A Journal Of The Plague Year By Daniel Defoe: A Scholarly Review Of The Book
In A Journal Of The Plague Year, Daniel Defoe examined his contemporary environment of London during the Plague Year of 1665, using a fictional narrator named ‘H.F.’ to describe the onset and progression of the Plague, as well as the various attempts, both physical and supernatural, to contain it. The Plague caused a great haranguing fear to fall upon London and profoundly affected the inhabitants in ways that cannot be described, considering “the Deliriums which the Agony threw people into” (Defoe 142). People, both literally and figuratively, went insane from fear, and in turn, the foundational basis on which society was built was utterly destroyed. This is, from what one can pull from H.F.’s observations, completely understandable. For as H.F. recounts, “Death now began not, as we may say, to hover over every ones Head only, but to look into their Houses, and Chambers, and stare in their Faces” (Defoe 31). The sheer devastation was unparalleled, for “’tis certain they [the people] died by Heaps, and were buried by Heaps” (Defoe 203). As Bonney put it, “the recurrence of Plague was one of the more important brakes on the population” (Bonney 367). The staggering death toll changed the way people viewed their lives and the political, economic, social, and religious situations around them.
At the early onset of the Plague, H.F. recounts that a “great Multitude” had fled the City, and that during this time, “the [Royal] Court removed early, in the month of June, and went to Oxford, where it pleas’d God to preserve them, whereby H.F. humorously, though rather absent mindedly, pointed out that, “there would be really none but Magistrates and Servants left in the City” (Defoe 15). This is confirmed in Bonney’s resourceful book when he says that, “Kings, ministers and even whole institutions such as provincial Parlements in France would leave the infected locality” (Bonney 368). Even in the absence of the Royal Court, the government was still able to make decisions regarding the Plague, such as “[encouraging] their Devotion, and [appointing publick Prayers, and Days of fasting and Humiliation” (Defoe 26). As the development of the Plague spread and the death toll increased, the London government looked for more effective, although inevitably harsher, tactics to enforce against the Plague. In the Journal, H.F. speaks of the “publick Measures [that] were taken by the Magistrates for the general Safety, and to prevent the spreading of the Distemper, when it first broke out” in an attempt to “[preserve] good Order” and “[furnish] provisions” (Defoe 33).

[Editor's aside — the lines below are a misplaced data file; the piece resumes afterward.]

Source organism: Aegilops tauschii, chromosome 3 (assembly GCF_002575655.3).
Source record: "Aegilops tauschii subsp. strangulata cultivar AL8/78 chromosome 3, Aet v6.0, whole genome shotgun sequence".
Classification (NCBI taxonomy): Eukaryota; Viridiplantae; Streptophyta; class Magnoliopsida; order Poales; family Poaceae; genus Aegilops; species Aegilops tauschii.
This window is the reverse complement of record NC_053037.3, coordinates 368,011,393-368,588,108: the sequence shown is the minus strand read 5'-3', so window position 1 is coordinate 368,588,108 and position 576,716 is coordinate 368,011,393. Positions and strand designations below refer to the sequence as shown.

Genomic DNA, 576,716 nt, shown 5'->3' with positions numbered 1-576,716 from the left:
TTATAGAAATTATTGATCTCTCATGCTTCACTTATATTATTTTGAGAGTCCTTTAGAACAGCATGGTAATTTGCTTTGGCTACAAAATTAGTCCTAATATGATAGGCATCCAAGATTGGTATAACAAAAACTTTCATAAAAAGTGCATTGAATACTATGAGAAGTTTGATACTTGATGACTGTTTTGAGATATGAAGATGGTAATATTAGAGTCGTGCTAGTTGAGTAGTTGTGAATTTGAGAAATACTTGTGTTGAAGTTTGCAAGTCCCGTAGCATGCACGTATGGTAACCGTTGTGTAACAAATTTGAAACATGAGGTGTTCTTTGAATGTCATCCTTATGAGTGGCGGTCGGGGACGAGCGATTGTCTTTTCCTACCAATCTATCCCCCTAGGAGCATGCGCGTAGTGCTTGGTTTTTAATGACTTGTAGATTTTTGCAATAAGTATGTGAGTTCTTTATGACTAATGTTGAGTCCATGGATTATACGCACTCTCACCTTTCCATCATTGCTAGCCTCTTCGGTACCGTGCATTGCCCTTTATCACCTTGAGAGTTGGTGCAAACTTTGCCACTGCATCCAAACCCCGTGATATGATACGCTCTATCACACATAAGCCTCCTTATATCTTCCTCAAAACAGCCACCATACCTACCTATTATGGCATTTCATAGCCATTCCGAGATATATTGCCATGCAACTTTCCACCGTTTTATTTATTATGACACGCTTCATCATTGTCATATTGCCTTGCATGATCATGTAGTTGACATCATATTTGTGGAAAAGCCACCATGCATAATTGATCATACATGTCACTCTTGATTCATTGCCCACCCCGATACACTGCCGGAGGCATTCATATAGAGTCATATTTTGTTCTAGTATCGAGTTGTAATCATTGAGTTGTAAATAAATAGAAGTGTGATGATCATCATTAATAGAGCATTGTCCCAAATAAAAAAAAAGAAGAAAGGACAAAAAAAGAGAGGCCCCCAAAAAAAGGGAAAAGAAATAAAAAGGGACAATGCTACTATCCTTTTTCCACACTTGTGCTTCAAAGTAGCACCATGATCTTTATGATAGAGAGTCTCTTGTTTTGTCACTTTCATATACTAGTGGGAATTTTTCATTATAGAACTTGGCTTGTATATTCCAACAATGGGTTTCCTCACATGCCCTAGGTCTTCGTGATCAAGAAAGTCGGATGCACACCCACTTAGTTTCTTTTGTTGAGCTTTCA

The general bill of death in 1665 (Image Source).
One such attempt to control the spread was the “cruel and Unchristian Method” of the “shutting up of houses” that were “within the Lord Mayor’s Jurisdiction” and that of the “Justices of Peace” (Defoe 42). The death rate in these Plague houses was remarkably high as related by Bonney, when he said that, “the quarantine of areas affected by the Plague, the burning of ‘contaminated’ houses and possessions and clothes of Plague victims, intensified hardship. The mortality rate in evacuation camps and Plague houses was exceptionally high” (Bonney 368). The innocent were in many cases shut up with the ill and thus condemned to die, but such was the terrible course of action to preserve the greater good. As H.F. lamentably relates, “the Misery of those families is not to be express’d, and it was generally in such Houses that we heard the most dismal Shrieks and Out-cries of the poor People terrified, and even frighted to Death, by the Sight of the Condition of their dearest Relations, and by the Terror of being imprisoned as they were” (Defoe 49). H.F. tells of a family who was locked up in their house because of a maidservant who caught the affliction; as a result of their imprisonment, the whole body of people in that house perished. This may of course have seemed a harsh and cruel method, but as H.F. later countered, “A Plague is a formidable Enemy, and is arm’d with Terrors that every Man is not sufficiently fortified to resist, or prepar’d to stand the Shock against” (Defoe 202). After all, the only way to fight terror is with terror.
Of trade, H.F. states that, “at the first breaking out of the Infection, there was ... a very great fright among the People, and consequently a general stop of Trade” (Defoe 190). For fear of spreading the Plague, the ports of foreign countries would not allow English ships to disembark, and likewise no ships were accepted in other countries affected by the Plague, such as in the Netherlands, where it was first noted in Europe. As H.F. notes, “there needs little to be said [as to foreign trade]...no Port of France, or Holland, or Spain, or Italy would admit our Ships or correspond with us” and consequently, “our Merchants accordingly were at full Stop” (Defoe 183). If any vessel from London were to arrive in mainland Europe it would not be allowed to unload its goods, or even land in Port or elsewhere. Such measures were due of course, to “the manner of its coming first to London by Goods brought over from Holland” (Defoe 167).